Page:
There are more promising signs from ongoing efforts to develop a vaccine that’s effective in preventing COVID-19: Two early trials, one from the University of Oxford, and one from a group of researchers in Wuhan funded in part by the National Key R&D Programme of China. Both early trials showed efficacy in increasing the presence of antibody responses to SARS-CoV-2, the virus that leads to COVID-19, and also indicated that these prospective vaccines were safe to administer based on available information.

The University of Oxford study is one of the leading vaccine development efforts in the world, and among those that are furthest along in development. The results of their study covered 1,077 participants, all of whom were health adults aged between 18 and 55 with no prior confirmed history of having contracted SARS-CoV-2. That’s important because they received double randomized trials of the vaccine candidate, or an existing vaccine for meningitis as a control acting as a placebo. The results showed that across the group, 100 percent of the participants had demonstrated neutralizing antibody responses by the end of the course, which include a booster does.

Additionally, while some participants exhibited side effects, including “pain, feeling feverish, chills, muscle ache, headache and malaise,” none of these represented what the researchers consider serious reactions, and these were also mitigated with use of paracetamol (standard painkillers available over the counter). Patient reactions were monitored for 28 days following the administration of the vaccine.

Oxford’s team is now ready to move on to its Phase 3 trial, which is a large-scale human trial that is effectively the last major step before it moves on to potential approval, production and distribution. That’s a time consuming process, but it does put this development on pace for a remarkably fast research and development process relative to prior vaccines.

Meanwhile the study in China covered health adults 18 or older, and included 603 participants, screened down to 508 who received either the vaccine candidate or a placebo. The participants also showed no adverse reactions, according to the researchers, and they’re also now likely to move on to a phase 3 development program.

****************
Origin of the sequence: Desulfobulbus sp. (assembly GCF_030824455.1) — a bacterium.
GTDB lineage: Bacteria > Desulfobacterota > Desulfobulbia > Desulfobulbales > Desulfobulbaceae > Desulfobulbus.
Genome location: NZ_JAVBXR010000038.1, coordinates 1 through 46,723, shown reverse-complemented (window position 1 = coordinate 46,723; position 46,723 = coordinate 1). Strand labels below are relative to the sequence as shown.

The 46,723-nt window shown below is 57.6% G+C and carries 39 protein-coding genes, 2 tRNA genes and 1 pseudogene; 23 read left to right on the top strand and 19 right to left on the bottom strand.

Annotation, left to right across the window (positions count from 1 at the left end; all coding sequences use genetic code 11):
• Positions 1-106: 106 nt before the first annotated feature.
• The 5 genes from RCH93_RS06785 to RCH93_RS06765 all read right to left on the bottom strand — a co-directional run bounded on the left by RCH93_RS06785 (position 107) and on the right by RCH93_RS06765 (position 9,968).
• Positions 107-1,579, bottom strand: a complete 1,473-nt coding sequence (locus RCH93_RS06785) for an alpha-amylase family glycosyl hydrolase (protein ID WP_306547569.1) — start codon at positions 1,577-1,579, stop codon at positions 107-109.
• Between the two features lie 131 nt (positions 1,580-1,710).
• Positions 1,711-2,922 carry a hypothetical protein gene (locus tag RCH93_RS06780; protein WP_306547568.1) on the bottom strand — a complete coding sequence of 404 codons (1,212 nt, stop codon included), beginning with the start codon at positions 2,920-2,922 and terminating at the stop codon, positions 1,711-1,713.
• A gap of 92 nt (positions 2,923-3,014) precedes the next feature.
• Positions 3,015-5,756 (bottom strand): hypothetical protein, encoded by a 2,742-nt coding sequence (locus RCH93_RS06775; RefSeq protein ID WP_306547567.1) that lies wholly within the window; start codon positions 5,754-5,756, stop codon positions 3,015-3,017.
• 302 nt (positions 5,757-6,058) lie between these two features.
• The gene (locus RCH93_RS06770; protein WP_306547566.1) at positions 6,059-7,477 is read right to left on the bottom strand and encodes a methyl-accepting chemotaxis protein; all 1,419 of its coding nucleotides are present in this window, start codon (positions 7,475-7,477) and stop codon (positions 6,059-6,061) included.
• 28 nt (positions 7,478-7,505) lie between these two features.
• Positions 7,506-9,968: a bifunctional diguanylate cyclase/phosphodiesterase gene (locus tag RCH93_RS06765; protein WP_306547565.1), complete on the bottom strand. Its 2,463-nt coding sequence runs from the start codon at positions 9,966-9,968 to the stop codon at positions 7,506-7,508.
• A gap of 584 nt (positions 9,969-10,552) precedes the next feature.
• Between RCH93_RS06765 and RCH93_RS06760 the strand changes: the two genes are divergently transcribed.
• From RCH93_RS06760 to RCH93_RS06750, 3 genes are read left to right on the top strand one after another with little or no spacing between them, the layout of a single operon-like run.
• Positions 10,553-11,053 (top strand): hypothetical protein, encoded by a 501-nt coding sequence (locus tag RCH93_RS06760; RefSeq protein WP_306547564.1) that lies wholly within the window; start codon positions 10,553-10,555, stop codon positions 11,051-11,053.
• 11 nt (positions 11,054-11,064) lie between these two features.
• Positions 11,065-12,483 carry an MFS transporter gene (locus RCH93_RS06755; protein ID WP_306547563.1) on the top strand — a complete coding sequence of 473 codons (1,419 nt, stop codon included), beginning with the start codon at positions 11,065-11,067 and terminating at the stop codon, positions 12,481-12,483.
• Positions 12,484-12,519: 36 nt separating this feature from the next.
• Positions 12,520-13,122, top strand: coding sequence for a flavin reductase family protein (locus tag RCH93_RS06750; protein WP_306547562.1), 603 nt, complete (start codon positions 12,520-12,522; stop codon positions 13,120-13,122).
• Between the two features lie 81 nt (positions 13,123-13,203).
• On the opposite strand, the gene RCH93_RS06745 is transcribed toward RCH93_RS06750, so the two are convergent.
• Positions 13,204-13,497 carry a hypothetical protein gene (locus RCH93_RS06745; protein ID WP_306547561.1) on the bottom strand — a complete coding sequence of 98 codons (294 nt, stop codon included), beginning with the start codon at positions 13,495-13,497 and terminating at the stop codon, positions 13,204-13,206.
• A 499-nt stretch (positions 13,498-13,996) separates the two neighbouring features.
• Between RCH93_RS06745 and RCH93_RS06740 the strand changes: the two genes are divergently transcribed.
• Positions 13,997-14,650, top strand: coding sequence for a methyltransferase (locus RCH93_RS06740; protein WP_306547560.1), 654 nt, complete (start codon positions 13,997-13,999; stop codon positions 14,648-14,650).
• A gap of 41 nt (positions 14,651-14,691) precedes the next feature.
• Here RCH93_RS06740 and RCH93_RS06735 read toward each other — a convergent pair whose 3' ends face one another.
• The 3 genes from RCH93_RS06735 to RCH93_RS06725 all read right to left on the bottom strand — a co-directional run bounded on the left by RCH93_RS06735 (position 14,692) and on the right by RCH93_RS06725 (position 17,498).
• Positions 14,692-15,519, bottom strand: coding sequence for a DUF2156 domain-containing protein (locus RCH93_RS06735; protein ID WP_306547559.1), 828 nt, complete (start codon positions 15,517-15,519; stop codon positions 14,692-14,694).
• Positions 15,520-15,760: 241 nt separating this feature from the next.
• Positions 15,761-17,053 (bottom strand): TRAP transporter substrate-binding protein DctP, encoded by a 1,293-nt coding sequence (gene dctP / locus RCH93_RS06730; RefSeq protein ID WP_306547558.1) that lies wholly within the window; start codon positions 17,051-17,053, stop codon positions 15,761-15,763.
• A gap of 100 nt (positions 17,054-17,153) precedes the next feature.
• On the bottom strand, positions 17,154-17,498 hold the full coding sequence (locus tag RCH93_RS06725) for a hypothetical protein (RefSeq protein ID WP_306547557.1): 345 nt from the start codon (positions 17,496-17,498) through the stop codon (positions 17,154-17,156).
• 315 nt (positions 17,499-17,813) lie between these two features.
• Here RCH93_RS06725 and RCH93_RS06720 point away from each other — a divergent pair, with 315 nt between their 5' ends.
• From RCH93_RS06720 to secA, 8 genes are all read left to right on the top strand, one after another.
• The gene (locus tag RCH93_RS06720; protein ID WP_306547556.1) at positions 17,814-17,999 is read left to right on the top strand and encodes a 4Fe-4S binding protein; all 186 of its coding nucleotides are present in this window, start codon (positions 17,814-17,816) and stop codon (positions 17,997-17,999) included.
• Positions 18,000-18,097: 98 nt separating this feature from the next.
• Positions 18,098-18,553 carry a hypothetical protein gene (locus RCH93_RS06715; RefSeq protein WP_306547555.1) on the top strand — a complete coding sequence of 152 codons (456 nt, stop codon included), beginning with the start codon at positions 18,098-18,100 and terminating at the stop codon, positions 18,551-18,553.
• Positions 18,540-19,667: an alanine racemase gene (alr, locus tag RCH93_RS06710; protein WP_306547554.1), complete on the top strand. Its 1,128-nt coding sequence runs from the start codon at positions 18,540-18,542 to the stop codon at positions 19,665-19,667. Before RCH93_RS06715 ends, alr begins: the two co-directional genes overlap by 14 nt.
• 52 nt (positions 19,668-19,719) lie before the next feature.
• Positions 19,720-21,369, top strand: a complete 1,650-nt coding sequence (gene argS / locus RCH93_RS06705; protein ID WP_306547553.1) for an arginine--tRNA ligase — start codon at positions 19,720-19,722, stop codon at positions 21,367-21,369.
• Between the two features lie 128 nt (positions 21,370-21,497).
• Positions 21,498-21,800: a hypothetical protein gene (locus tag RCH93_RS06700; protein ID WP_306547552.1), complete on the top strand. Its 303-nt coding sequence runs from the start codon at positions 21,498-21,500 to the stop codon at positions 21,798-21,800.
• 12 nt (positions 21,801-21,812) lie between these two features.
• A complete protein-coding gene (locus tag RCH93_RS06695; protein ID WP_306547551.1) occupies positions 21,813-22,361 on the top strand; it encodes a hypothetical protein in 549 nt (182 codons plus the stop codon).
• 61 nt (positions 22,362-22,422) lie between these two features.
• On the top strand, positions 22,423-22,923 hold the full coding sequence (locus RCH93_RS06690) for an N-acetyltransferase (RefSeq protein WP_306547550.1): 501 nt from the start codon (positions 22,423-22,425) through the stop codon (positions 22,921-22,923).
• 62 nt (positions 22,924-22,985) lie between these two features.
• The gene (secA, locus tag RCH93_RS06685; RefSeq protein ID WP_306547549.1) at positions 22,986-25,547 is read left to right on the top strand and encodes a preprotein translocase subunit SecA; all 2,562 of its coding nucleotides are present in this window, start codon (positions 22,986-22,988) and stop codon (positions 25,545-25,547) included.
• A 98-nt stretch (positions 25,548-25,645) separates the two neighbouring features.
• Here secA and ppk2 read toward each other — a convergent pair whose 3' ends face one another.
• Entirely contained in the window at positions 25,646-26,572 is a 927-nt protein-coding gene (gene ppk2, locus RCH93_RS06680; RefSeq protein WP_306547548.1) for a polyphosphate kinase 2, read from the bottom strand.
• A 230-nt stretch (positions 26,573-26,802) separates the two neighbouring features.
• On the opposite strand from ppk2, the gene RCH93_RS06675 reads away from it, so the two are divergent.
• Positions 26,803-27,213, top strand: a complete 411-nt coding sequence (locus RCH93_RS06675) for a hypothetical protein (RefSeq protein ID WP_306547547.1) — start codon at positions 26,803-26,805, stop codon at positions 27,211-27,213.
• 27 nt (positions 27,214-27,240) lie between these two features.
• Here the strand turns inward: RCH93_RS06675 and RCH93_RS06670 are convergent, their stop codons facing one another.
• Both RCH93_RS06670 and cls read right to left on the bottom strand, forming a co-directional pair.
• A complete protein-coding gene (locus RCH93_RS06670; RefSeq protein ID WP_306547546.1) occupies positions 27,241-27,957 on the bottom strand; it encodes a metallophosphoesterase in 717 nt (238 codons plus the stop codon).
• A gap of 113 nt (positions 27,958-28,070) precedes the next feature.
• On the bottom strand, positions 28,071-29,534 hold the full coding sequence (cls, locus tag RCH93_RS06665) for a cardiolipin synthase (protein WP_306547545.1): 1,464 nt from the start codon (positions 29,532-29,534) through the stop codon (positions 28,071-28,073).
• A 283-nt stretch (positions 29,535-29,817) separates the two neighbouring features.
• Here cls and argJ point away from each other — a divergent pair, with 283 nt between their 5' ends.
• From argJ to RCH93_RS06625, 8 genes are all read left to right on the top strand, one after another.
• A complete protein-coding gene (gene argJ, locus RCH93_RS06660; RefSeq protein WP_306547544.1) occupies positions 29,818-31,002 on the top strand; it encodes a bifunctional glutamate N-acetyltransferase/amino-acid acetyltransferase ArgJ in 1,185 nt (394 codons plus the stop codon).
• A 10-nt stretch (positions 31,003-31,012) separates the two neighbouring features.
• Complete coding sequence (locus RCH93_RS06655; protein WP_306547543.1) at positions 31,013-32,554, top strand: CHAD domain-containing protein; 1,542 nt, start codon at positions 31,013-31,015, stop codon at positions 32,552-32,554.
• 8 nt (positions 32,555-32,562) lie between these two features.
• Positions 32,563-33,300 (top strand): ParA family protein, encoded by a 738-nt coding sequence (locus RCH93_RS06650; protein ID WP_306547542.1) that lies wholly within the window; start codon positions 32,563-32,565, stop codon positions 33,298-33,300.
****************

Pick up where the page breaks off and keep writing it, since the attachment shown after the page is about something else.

Earlier this month, Moderna also announced promising early results from its phase 1 trial, but that was limited to just 45 participants between 18 and 55, and indicated some potentially serious side effects that will need to be watched in later, larger trials. These new results, while also early and requiring further development and research, are much more encouraging given the scale of both trials.

It is very early to make too many assumptions about what these early trials indicate, however. For instance, we still don’t really know how effective antibodies are in patients that have recovered from having COVID-19 once, so a lot more investigation is required by scientists in better understanding the efficacy of antibodies, and potentially vaccines, over the long term.

#biotech, #china, #health, #medical-research, #medicine, #moderna, #oxford, #pain, #science, #tc, #vaccination, #vaccine, #vaccines

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GreenLight Biosciences raises $17m to ramp mRNA production for COVID-19 vaccine candidate trials

One of the approaches therapeutics companies are taking to developing vaccines for COVID-19 relies on what’s called an mRNA (messenger RNA, which essentially provides cells with protein production instructions) vaccine, a relatively novel method that hasn’t yet resulted in a vaccine approved for human use (though approved mRNA vaccines do exist for veterinary treatment). Making mRNA is a fairly specialized affair, and one biotech startup that focuses on its production has raised $17 million in special purpose funding to ramp up its manufacturing capacity.

Boston-based GreenLight Biosciences raided the additional funding from a combination of new and existing investors, including Flu Lab, Xeraya Capital, and Board Capital, and will use the new funds to both expand its mRNA production capacity in order to support the creation of “billions of doses” of potential COVID-19 vaccines for use in trials and eventual deployment, should any candidates prove effective.